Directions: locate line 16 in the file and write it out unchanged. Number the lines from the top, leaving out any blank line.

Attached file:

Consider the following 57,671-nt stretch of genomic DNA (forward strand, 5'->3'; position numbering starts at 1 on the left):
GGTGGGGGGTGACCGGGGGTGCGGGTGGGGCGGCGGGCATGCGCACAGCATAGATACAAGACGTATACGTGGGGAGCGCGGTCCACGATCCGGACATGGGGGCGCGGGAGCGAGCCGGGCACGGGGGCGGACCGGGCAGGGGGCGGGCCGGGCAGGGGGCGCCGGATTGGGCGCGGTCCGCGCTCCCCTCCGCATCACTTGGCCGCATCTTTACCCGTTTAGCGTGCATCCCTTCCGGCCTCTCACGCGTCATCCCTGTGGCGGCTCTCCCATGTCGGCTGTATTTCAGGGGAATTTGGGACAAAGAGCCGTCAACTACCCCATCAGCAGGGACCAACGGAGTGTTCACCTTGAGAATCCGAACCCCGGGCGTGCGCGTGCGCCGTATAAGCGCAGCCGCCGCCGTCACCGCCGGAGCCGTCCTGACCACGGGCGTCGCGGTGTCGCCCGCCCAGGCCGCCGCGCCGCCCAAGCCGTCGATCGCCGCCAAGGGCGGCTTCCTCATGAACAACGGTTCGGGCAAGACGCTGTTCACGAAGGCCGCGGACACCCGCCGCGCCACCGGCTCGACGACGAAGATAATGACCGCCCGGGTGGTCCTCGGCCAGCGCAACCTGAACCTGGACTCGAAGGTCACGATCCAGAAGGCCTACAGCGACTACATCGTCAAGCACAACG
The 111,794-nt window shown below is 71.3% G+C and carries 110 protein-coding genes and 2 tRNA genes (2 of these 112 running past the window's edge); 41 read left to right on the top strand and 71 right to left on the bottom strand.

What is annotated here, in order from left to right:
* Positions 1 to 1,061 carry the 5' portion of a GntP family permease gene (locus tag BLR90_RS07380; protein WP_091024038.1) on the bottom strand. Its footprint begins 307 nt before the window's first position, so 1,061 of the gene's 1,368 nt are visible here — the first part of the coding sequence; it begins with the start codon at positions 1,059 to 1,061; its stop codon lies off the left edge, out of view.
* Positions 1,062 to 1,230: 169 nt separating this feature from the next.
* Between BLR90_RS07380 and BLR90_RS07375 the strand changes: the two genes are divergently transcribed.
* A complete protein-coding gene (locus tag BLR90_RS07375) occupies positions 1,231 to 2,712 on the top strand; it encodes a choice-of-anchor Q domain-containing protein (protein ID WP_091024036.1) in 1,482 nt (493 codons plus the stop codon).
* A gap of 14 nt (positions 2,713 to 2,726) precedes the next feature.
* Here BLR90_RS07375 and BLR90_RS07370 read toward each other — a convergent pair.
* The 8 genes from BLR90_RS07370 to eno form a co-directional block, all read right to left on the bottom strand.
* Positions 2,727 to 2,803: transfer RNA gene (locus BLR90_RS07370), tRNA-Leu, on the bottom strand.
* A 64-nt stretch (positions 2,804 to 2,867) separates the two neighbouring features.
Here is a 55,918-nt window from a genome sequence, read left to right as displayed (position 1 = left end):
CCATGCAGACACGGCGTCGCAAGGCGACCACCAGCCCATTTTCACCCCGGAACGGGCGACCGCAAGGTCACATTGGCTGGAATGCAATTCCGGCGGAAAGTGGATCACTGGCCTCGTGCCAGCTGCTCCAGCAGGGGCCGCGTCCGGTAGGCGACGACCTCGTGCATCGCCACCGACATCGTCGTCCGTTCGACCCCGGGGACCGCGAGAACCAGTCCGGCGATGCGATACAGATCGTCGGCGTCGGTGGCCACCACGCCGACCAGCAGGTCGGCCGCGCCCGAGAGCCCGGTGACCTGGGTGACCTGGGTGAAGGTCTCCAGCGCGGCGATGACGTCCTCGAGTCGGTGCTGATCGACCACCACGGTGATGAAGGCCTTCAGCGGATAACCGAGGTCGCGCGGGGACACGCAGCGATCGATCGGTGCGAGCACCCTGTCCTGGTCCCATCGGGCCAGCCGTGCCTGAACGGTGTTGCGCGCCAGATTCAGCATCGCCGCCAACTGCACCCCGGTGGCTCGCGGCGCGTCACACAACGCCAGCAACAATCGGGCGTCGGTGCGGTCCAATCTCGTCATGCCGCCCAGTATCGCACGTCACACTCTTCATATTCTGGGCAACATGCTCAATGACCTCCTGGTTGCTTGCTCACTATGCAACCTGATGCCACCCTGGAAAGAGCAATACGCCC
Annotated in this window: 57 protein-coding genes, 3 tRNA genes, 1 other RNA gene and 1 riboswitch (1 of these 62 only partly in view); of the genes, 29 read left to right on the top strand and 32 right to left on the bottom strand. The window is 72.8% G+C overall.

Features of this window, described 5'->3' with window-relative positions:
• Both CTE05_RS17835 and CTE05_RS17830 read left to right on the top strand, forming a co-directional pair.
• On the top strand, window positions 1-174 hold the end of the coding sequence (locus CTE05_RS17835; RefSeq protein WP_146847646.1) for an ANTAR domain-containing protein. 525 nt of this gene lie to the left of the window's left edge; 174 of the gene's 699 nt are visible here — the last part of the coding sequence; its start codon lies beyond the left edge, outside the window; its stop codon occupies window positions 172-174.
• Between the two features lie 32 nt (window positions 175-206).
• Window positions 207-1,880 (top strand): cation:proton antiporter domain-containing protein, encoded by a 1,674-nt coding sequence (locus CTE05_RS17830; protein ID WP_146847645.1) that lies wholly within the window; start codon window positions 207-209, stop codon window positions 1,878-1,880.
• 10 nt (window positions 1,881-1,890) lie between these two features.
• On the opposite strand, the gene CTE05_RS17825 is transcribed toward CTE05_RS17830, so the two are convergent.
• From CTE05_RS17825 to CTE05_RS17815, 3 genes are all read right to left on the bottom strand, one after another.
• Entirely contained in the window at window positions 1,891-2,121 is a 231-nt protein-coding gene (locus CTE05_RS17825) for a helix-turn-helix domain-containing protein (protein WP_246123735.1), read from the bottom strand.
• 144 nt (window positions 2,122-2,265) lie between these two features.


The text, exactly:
Annotated in this window: 57 protein-coding genes, 3 tRNA genes, 1 other RNA gene and 1 riboswitch (1 of these 62 only partly in view); of the genes, 29 read left to right on the top strand and 32 right to left on the bottom strand. The window is 72.8% G+C overall.